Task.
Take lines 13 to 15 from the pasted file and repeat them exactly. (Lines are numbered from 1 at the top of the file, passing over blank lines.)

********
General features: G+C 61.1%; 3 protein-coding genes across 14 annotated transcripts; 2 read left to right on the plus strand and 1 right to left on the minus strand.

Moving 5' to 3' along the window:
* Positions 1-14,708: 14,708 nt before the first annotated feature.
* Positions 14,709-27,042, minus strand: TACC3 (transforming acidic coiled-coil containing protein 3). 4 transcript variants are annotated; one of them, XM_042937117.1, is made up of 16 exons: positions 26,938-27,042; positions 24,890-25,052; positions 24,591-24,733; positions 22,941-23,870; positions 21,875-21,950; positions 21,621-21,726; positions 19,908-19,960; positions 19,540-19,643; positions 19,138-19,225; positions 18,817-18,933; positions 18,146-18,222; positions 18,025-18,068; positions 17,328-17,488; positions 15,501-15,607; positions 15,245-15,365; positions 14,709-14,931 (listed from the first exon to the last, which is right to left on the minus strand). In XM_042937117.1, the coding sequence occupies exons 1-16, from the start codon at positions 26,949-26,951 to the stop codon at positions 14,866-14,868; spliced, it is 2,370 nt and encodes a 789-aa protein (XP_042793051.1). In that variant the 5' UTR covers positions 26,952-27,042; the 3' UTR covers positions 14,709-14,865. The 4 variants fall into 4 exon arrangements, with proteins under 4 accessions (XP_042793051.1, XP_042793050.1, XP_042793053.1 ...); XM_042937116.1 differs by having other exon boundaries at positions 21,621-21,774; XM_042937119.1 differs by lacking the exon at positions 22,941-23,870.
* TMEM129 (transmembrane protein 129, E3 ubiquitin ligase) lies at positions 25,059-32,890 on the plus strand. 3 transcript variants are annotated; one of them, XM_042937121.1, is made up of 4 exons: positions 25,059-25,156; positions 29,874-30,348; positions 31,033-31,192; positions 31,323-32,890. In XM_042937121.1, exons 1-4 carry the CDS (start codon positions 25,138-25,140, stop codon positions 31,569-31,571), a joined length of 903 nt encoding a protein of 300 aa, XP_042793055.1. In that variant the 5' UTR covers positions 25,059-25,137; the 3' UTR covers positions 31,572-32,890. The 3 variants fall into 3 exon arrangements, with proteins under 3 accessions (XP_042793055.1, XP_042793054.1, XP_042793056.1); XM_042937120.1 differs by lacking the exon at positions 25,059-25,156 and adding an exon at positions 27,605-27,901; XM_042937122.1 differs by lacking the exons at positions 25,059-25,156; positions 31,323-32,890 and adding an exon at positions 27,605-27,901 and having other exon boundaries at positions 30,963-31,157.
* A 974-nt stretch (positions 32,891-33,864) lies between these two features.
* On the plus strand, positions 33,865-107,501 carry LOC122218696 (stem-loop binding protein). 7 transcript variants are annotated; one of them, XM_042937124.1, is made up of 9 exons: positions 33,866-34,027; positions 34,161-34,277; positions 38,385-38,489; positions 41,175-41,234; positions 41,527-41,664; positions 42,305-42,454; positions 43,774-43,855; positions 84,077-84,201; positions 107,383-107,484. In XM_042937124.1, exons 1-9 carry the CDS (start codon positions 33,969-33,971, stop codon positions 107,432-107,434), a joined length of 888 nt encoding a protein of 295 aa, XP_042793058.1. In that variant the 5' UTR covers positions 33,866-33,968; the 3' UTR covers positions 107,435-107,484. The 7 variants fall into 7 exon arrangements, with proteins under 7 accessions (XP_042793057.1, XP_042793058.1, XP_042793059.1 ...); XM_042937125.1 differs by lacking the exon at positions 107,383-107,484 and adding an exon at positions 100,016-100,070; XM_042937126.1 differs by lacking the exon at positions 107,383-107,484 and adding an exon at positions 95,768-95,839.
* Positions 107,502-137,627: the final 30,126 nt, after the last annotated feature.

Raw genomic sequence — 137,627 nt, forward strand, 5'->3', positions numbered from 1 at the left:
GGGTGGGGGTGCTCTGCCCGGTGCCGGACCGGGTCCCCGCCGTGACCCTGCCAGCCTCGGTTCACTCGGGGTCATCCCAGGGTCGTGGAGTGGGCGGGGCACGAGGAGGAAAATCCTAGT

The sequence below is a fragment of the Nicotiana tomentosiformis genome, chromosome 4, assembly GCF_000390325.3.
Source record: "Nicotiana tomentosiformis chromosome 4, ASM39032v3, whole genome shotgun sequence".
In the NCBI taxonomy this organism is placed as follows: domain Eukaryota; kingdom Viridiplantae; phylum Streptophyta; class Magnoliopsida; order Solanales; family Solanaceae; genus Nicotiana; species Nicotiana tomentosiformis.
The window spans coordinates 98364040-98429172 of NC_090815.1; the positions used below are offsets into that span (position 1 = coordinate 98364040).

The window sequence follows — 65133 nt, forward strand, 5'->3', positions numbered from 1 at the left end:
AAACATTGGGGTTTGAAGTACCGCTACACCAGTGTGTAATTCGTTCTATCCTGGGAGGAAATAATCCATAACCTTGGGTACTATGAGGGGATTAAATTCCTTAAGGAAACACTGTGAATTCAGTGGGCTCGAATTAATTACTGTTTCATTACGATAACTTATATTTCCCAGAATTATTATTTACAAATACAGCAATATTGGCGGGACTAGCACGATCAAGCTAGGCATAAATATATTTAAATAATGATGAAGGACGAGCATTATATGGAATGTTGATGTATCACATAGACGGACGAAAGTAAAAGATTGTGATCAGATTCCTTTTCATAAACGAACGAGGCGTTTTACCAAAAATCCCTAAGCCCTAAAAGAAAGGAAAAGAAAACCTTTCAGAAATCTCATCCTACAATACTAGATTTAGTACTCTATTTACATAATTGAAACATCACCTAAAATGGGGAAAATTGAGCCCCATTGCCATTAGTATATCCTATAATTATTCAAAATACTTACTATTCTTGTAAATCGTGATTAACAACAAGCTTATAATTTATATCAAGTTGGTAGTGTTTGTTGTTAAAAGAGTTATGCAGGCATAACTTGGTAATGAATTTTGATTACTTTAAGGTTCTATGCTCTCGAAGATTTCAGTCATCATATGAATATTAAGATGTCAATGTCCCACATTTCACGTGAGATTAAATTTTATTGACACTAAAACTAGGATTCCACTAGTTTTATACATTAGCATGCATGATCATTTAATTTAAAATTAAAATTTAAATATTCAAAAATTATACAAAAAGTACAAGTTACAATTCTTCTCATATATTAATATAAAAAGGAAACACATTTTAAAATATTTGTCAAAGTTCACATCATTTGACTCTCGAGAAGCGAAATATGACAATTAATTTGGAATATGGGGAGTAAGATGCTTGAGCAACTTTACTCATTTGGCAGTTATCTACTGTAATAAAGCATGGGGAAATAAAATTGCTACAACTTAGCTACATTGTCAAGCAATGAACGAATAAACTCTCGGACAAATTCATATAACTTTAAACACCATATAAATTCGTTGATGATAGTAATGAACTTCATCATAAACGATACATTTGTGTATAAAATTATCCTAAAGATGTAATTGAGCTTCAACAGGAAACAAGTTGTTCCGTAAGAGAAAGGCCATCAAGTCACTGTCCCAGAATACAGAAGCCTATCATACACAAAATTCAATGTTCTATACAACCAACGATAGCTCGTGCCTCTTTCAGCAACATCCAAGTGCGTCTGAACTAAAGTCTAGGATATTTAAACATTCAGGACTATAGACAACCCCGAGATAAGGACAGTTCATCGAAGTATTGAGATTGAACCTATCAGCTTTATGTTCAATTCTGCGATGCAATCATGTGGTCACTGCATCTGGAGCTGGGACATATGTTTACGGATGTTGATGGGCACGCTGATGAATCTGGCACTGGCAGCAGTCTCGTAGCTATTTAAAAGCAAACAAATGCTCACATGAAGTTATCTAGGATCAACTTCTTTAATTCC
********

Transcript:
In the NCBI taxonomy this organism is placed as follows: domain Eukaryota; kingdom Viridiplantae; phylum Streptophyta; class Magnoliopsida; order Solanales; family Solanaceae; genus Nicotiana; species Nicotiana tomentosiformis.
The window spans coordinates 98364040-98429172 of NC_090815.1; the positions used below are offsets into that span (position 1 = coordinate 98364040).

The window sequence follows — 65133 nt, forward strand, 5'->3', positions numbered from 1 at the left end: